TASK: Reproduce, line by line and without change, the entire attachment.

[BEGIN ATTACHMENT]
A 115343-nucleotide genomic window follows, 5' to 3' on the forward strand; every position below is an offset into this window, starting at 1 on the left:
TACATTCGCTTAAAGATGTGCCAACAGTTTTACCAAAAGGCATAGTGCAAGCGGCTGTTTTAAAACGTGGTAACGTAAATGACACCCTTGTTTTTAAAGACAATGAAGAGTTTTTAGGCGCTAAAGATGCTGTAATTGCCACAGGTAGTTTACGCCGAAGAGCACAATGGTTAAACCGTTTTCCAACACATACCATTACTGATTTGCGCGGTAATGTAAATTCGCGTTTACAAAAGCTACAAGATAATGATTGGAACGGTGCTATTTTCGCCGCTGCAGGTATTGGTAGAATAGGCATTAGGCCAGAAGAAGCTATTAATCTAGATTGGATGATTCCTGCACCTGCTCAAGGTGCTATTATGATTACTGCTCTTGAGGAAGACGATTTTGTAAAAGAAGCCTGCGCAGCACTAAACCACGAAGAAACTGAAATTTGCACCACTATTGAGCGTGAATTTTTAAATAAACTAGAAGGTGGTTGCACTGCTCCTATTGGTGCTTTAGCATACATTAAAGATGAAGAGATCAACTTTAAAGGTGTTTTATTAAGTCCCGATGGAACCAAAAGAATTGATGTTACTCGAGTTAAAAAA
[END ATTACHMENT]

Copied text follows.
A 115343-nucleotide genomic window follows, 5' to 3' on the forward strand; every position below is an offset into this window, starting at 1 on the left:
TACATTCGCTTAAAGATGTGCCAACAGTTTTACCAAAAGGCATAGTGCAAGCGGCTGTTTTAAAACGTGGTAACGTAAATGACACCCTTGTTTTTAAAGACAATGAAGAGTTTTTAGGCGCTAAAGATGCTGTAATTGCCACAGGTAGTTTACGCCGAAGAGCACAATGGTTAAACCGTTTTCCAACACATACCATTACTGATTTGCGCGGTAATGTAAATTCGCGTTTACAAAAGCTACAAGATAATGATTGGAACGGTGCTATTTTCGCCGCTGCAGGTATTGGTAGAATAGGCATTAGGCCAGAAGAAGCTATTAATCTAGATTGGATGATTCCTGCACCTGCTCAAGGTGCTATTATGATTACTGCTCTTGAGGAAGACGATTTTGTAAAAGAAGCCTGCGCAGCACTAAACCACGAAGAAACTGAAATTTGCACCACTATTGAGCGTGAATTTTTAAATAAACTAGAAGGTGGTTGCACTGCTCCTATTGGTGCTTTAGCATACATTAAAGATGAAGAGATCAACTTTAAAGGTGTTTTATTAAGTCCCGATGGAACCAAAAGAATTGATGTTACTCGAGTTAAAAAA